Media experts and journalists in Latvia are concerned about freedom of expression in that country in the wake of the fining of an online news portal over its use of the word "deportation" in an interview with a politician, ETV news show 'Aktuaalne kaamera' reported from Latvia.
The comments came in the context of a language law enacted in Latvia which will in theory require Russian citizens resident there, a group numbering around 13,000, to leave the country if they do not pass a Latvian language exam. The law does not affect Latvian citizens whose first language is Russian.
The news portal, Tvnet.lv was hit by an €8,500 fine following the use of "deportation" in the course of a Russian-language interview with the politician; media experts and political scientists find that a 30-page explanation on the decision, revolving around the use of the term "deportation", constitutes a blatant restriction on freedom of expression.
The fine was issued by state e-media regulatory body the NEPLP.
Since Russia's invasion of Ukraine, AK reported, the Saeima, the Latvian parliament, has via several decisions attempted to make the country "more Latvian", while the language law is an example of this.
Toms Ostrovskis, editor-in-chief of Tvnet.lv , told AK's Latvia correspondent Ragnar Kond that: "I find it bizarre and unacceptable that we, as a media organization – which is because commercial media, not public law – have to explain to media oversight what freedom of expression and the independence of the media means. I find this completely inappropriate. The question of possible mistakes or not-so-thorough explanations of a journalist is a question of ethics, not an area governed by fines."
Members of the NEPLP's board were unavailable for comment when contacted by AK Wednesday, though the chair, Ivars Abolins, wrote on social media Tuesday evening that he did not feel the decision represented a case of just banning or interpreting in a specific way a single term, and suggested that the board's decision should be read more thoroughly.
Tvnet.lv is contesting the fine decision, on the grounds of its setting an unhealthy precedent for the free media in Latvia.
Iveta Kažoka, head of the research firm Providus, said that the language law had not been thought through properly, and was likely done with votes in mind ahead of last fall's election, but without considering the impact on the country's Russian-speaking populace.
"On the whole, I think that the decision concerning Russian citizens was not thought through by our parliament, especially in the run-up to the elections. After all, the goal was to strengthen Latvian society, but at the same time, the impact on our Russian-speaking community was not taken into account."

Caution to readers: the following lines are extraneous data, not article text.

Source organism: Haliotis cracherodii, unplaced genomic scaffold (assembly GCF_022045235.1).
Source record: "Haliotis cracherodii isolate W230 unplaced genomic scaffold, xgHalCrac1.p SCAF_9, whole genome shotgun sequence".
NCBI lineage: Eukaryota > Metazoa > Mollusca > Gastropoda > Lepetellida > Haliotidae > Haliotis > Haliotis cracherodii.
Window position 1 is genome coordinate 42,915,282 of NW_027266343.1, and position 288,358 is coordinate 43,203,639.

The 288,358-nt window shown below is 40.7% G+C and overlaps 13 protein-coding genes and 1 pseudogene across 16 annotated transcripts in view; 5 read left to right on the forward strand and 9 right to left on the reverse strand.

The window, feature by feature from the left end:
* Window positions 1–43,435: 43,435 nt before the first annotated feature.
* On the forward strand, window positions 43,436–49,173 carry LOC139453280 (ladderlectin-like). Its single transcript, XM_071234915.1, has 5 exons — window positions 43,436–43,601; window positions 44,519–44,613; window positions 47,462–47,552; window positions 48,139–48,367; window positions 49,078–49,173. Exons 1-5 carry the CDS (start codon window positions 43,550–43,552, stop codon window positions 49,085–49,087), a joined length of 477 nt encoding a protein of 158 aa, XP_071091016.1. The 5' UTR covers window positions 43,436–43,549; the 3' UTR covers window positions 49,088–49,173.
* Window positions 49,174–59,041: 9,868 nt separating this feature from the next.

The term had been used by Saeima MP Aleksejs Roslikovs on a webcast carried by TVNet.lv, in which he referenced a nationalist party in the Latvian government as trying to inaugurate "the first wave of deportations in the history of the re-independent Latvia."
Latvian journalist Inga Springe, who is resident in Estonia, told ERR in an interview that a media "witch hunt" was in progress in her home country, in part due to the inclusion in the ruling coalition of the nationalist National alliance "All for Latvia!"-"For Fatherland and Freedom/LNNK" (or "NA" for short).
Legislation had initially also required Russian citizens resident in Latvia have a monthly take-home income of at least €650, which may sound like a comparatively meager sum, but many of those affected by the law are pensioners.
This was subsequently ditched, while the deadline for having to pass the language exam, set at the Common European Framework A2 level, has had to be put back in any case, due to a lack of resources for accommodating all those who applied to take the exam, Springe said.
In other words, the government called for people to take an exam or leave the country, then when they applied to take said exam, there were not sufficient spaces for them to do so by the deadline.
Latvia lies in 16th place in the most recent Reporters Without Borders (RSF) press freedom index. Estonia ranks 8th, though this is down from the 4th place attained in 2022. Lithuania finished 7th, Finland 5th.
Editor: Andrew Whyte, Merili Nael
Source: 'Aktuaalne kaamera'